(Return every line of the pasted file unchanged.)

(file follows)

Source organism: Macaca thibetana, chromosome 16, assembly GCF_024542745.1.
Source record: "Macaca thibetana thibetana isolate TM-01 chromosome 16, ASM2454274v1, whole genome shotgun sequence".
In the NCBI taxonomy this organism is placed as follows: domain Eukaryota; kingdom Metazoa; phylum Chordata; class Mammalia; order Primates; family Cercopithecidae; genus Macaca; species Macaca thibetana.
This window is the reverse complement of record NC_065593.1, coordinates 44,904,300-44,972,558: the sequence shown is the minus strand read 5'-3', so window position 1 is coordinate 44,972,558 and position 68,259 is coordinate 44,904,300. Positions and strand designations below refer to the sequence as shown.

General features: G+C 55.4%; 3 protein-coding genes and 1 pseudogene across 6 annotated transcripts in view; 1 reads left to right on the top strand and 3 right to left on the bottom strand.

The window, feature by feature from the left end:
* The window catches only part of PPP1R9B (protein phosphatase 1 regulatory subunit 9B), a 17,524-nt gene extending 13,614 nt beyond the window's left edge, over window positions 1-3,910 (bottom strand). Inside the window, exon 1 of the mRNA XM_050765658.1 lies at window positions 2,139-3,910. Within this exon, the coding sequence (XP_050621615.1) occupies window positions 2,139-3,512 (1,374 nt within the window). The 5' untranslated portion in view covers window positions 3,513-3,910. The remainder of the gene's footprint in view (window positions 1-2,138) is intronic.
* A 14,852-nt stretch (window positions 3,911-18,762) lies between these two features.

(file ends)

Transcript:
Source organism: Macaca thibetana, chromosome 16, assembly GCF_024542745.1.
Source record: "Macaca thibetana thibetana isolate TM-01 chromosome 16, ASM2454274v1, whole genome shotgun sequence".
In the NCBI taxonomy this organism is placed as follows: domain Eukaryota; kingdom Metazoa; phylum Chordata; class Mammalia; order Primates; family Cercopithecidae; genus Macaca; species Macaca thibetana.
This window is the reverse complement of record NC_065593.1, coordinates 44,904,300-44,972,558: the sequence shown is the minus strand read 5'-3', so window position 1 is coordinate 44,972,558 and position 68,259 is coordinate 44,904,300. Positions and strand designations below refer to the sequence as shown.

General features: G+C 55.4%; 3 protein-coding genes and 1 pseudogene across 6 annotated transcripts in view; 1 reads left to right on the top strand and 3 right to left on the bottom strand.

The window, feature by feature from the left end:
* The window catches only part of PPP1R9B (protein phosphatase 1 regulatory subunit 9B), a 17,524-nt gene extending 13,614 nt beyond the window's left edge, over window positions 1-3,910 (bottom strand). Inside the window, exon 1 of the mRNA XM_050765658.1 lies at window positions 2,139-3,910. Within this exon, the coding sequence (XP_050621615.1) occupies window positions 2,139-3,512 (1,374 nt within the window). The 5' untranslated portion in view covers window positions 3,513-3,910. The remainder of the gene's footprint in view (window positions 1-2,138) is intronic.
* A 14,852-nt stretch (window positions 3,911-18,762) lies between these two features.